What about the Sketch ..?

10/01/2015 10:52

The Sketch

The process of writing a sketch is straightforward.  A sketch is something that will assist you to write effectively, provide support for your writing process and most importantly … keep you sitting in front of that laptop producing good work. You may find you have the sort of confidence that will allow you to do without this excellent tool in your toolbox, and if you can that is fantastic. However, if you are in any doubt at all about your ability to sit straight down and write a 60,000 word manuscript, without anything other than a great idea in your head, please think again.

What Is A Sketch?: A sketch is a document that many may call a ‘synopsis’ or ‘story line’. However, a sketch from my viewpoint is much more than a synopsis, or a collection of carefully crafted story notes. It has the depth and roundness of a complete short story with references where required to character function, plot development, the beginning, middle and end definition of the story and very importantly, relevant references to your research file. Everything you will need to complete your sketch will be found in your set of ‘Subject’ folders. As previously described, your folders will contain information that is researched or collated to create the foundation of your writing project. As a quick reminder, the minimum number of folders could be entitled as follows: Manuscript, Research, Sketch, Images, Maps, Downloads and Character Profiles.

Producing A Sketch: The folders titled ‘Manuscript’ and ‘Sketch’ are self explanatory. The ‘Research’ folder will contain all your research notes from say ‘the Internet’ or information and data ‘CD’s. This can encompass subject matter relating to the setting for the story, the education and background of your characters, how poisons work and even how a specific firearm operates.

The ‘Images’ folder will probably contain images relating to the scenario such as pictures of a particular town at a certain time in history. Other images may be of how people in a specific country dressed around a set of dates and maybe even some satellite images of an actual country, including road networks and street names etc.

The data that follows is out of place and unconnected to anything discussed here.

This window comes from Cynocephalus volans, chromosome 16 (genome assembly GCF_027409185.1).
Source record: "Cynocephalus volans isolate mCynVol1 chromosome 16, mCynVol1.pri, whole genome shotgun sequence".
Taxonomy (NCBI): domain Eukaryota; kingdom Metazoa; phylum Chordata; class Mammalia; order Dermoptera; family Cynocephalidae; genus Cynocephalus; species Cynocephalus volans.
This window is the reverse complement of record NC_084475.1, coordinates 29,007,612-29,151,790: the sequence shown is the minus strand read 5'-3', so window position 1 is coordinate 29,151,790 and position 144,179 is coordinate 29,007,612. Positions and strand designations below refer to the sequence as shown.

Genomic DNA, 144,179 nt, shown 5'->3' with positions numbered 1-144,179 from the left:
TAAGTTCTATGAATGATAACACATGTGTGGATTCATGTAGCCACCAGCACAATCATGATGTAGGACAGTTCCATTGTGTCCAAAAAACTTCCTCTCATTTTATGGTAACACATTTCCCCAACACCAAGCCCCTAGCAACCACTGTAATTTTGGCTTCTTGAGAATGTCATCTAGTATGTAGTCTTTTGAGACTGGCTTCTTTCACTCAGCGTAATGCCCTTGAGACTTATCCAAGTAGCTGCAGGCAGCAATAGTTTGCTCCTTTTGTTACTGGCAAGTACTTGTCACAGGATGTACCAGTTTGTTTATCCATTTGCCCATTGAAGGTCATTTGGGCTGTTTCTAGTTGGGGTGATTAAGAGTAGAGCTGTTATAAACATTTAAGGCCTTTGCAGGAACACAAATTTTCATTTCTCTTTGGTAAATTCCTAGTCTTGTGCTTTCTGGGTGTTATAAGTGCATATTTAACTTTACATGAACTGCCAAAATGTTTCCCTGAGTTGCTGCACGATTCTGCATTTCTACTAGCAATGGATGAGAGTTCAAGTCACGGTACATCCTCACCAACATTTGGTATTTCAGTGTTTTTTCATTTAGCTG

The ‘Maps’ folder will probably store maps and geography of countries involved in your story, possibly confirming travel routes between countries. They will enable you to calculate distances and time in relation to your character as he or she moves through various countries or parts of a specific country. Having your main character travel by train, from New York to say Chicago in a couple of hours, will not go down well with a fussy reader.

Having a ‘Downloads’ folder to keep a track of internet downloads is always a good idea. It gives you a hot link back to the source of your research in case you need more information from the same website.

A place to keep all your character profiles is essential. Maintain a folder entitled ‘Character Profiles’ and keep it updated as you write with new or different attributes you discover about them or allocate to them.

Essential Elements: The essential elements of a good sketch are a story line that is blessed with a beginning, a middle and an end. The ‘Sketch’ will need to ‘set the scene’ for your story; introduce the characters involved in the narrative and ‘set the pace’ at which the manuscript will develop. This is why a sketch is valuable because in the writing of it, you can ‘test’ every element of the story to see if it actually works. Just to keep on top of it, label the three necessary parts of it as the beginning, middle and end. Don’t forget, there are also three important things you would be wise to outline within these three parts of your sketch, and they are back-story, characters, and plot.

Sticking to these basics will provide you with a ‘tight’ sketch and a great platform from which you can begin writing your manuscript. A good sketch will iron out many of the anomalies that may exist in your mind about how certain characters interact with one another and how their activities affect the unraveling of the main plot.

Capacity To Surprise: The words ‘hook’ and ‘reveal’ used often by reviewers when commenting on the elements of a novel such as a thriller or murder mystery, can often be boiled down to the basic ability of the author to write with a capacity to surprise. If you are not able to provide the right amount of ‘surprise’ in the thirty or so pages of a sketch, you will definitely not achieve that much sought after attribute in say four hundred pages of your final manuscript.